Relating this back to Brady’s 2017 campaign, the two-time MVP clearly finished with the best resume among quarterbacks. As mentioned, Brady ranked near the top in every statistical category and graded out as the league’s top signal-caller according to Pro Football Focus (by a wide margin, no less). What’s really impressive, though, is how he accomplished all of this without Chris Hogan, Malcolm Mitchell, and, most notably, Julian Edelman — his three top wide receivers from last year’s Super Bowl run — for large chunks of the season (in Edelman and Mitchell’s case, they haven’t suited up at all). He also made due with a defense that ranked 22nd in total efficiency according to Football Outsiders.
Regardless, Brady still managed to come through in clutch situations while leading New England to the top seed in the AFC and tied for the best record in football. He’s the MVP, “signs of slippage” aside.
Offensive Player of the Year: Todd Gurley, RB Los Angeles
I’ve always said that OPOY should go to the most outstanding non-quarterback. Clearly that was Gurley this year, although Antonio Brown is worthy of consideration as well.
Defensive Player of the Year: Aaron Donald, DT Los Angeles
He’s arguably the most dominant player at his respective position in the NFL: Donald led the NFL in total pressures despite being a defensive tackle! Plus, he was the biggest reason why LA ranked 6th in defensive efficiency.
Offensive Rookie of the Year: Alvin Kamara, RB New Orleans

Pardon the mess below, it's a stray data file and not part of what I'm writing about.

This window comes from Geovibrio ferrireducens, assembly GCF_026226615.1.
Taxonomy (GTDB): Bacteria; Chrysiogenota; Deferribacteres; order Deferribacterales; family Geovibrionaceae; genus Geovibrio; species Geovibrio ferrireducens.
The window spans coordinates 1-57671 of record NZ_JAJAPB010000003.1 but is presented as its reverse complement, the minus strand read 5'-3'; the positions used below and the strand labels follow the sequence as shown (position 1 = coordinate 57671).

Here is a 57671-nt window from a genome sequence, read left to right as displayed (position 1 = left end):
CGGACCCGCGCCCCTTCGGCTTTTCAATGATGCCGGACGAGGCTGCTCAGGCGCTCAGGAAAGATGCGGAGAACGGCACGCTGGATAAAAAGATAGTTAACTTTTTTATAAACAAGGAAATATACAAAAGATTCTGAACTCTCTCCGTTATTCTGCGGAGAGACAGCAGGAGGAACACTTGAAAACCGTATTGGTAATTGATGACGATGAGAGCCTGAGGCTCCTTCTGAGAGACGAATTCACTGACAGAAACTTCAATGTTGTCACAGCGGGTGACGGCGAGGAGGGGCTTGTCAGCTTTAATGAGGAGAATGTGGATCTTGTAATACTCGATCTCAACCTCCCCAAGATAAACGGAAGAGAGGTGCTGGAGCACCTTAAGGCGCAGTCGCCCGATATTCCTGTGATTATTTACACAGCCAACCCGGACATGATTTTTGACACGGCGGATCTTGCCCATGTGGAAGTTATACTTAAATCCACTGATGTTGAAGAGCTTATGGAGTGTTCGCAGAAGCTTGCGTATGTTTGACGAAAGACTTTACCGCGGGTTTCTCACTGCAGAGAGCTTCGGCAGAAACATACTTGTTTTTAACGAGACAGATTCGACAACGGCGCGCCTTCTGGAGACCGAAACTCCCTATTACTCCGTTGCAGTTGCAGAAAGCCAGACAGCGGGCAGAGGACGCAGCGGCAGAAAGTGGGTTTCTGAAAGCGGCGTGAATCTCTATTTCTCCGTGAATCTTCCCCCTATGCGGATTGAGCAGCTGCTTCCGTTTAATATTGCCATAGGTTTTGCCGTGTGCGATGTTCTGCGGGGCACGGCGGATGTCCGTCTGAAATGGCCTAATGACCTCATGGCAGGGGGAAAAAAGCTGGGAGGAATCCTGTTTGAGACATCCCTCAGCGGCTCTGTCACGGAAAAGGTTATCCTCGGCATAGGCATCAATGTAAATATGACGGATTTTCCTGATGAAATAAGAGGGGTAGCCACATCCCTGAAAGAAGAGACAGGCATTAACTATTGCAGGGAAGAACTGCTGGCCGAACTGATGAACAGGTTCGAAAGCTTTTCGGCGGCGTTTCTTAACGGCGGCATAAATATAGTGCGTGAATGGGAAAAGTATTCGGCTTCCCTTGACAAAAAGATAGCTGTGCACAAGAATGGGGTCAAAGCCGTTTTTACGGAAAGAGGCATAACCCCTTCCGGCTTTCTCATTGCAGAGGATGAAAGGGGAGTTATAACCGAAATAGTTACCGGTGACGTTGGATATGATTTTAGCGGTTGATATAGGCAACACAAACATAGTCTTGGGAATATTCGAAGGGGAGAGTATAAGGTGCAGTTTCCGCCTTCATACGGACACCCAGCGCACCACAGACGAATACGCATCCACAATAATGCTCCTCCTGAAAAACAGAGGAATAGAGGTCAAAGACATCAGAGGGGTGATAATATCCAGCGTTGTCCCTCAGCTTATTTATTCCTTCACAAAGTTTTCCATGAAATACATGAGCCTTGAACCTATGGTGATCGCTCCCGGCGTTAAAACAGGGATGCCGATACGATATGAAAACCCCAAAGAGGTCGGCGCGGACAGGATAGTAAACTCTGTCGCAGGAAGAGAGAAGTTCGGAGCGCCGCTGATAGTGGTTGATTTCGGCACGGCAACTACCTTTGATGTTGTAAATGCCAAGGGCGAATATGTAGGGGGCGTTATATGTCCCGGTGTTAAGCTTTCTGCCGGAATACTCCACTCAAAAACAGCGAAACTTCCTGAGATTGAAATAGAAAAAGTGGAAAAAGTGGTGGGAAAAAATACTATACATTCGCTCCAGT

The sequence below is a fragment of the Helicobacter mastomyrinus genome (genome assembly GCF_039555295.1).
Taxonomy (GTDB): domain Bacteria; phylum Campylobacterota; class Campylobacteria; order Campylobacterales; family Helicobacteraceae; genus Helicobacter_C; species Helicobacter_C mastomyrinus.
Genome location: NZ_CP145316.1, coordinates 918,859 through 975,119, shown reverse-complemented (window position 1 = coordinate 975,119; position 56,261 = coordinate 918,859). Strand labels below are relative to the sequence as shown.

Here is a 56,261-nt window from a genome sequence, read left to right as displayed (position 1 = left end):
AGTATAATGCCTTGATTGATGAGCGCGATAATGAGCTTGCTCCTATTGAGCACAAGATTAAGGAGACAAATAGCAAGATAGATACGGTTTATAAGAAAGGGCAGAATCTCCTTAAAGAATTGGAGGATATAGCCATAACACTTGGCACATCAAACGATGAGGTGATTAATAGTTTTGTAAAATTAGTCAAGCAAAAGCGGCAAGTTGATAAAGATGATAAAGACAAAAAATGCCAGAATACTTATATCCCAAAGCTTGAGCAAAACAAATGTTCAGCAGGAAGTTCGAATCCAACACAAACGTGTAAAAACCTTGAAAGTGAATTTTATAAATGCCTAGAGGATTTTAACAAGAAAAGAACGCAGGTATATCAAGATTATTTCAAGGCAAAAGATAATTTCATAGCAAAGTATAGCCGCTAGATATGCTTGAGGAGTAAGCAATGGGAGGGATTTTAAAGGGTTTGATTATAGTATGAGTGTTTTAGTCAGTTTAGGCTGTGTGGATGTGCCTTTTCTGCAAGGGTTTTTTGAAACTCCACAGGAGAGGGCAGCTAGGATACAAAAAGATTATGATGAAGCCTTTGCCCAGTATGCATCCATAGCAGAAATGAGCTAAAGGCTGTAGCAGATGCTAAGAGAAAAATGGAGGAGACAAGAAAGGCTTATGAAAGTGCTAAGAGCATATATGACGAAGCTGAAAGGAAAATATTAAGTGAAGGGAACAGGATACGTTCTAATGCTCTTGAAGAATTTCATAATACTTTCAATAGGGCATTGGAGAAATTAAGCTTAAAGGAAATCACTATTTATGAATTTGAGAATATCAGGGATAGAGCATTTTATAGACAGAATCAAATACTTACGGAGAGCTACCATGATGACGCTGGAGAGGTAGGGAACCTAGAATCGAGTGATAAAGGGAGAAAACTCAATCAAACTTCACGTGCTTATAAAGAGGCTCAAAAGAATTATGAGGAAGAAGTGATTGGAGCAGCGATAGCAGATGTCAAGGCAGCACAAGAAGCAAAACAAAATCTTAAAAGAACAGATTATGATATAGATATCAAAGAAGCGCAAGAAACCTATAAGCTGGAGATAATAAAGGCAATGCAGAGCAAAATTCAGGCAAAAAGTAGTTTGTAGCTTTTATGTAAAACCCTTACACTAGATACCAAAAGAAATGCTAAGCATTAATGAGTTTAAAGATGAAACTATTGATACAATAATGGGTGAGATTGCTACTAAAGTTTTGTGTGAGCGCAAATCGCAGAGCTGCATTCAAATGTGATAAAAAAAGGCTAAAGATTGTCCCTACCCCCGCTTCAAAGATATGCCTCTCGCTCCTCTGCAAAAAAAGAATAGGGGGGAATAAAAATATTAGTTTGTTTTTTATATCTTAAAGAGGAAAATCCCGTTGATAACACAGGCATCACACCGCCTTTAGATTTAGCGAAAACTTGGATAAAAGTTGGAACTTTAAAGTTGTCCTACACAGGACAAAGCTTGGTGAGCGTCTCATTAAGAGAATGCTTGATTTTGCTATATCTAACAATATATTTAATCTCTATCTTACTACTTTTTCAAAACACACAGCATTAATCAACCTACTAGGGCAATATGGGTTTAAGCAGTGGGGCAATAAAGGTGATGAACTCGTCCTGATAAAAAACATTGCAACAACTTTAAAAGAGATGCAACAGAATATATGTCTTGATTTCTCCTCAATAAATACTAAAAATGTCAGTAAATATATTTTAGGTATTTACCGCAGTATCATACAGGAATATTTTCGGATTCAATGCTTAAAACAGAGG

Kamara was better on a per-play basis than Hunt. Despite the fact that Hunt won the NFL’s rushing title, Kamara averaged 6.1 yards per carry compared to Hunt’s 4.9 and he was far more impactful as a receiver: the Saints’ rookie led all running backs in receptions (81) and receiving yards (826). I give him the slight nod, even though Hunt is certainly deserving.
Defensive Rookie of the Year: Marshon Lattimore, CB New Orleans
Wow, the Saints and Rams are really dominating my awards section! Nonetheless, Lattimore was immediately one of the top shutdown corners in the league. He led all rookies with five interceptions and finished in the top ten among all defensive backs in passes defended.
Coach of the Year: Sean McVay, Los Angeles
There are plenty of deserving choices for Coach of the Year, including Minnesota’s Mike Zimmer, Jacksonville’s Doug Marrone, and Philadelphia’s Doug Pederson. But none of those candidates were as influential as McVay. In his first season in LA, the offensive guru helped the Rams, who finished 4-12 last year, become the first team in NFL history to go from finishing dead-last in scoring to 1st the following season. Case closed.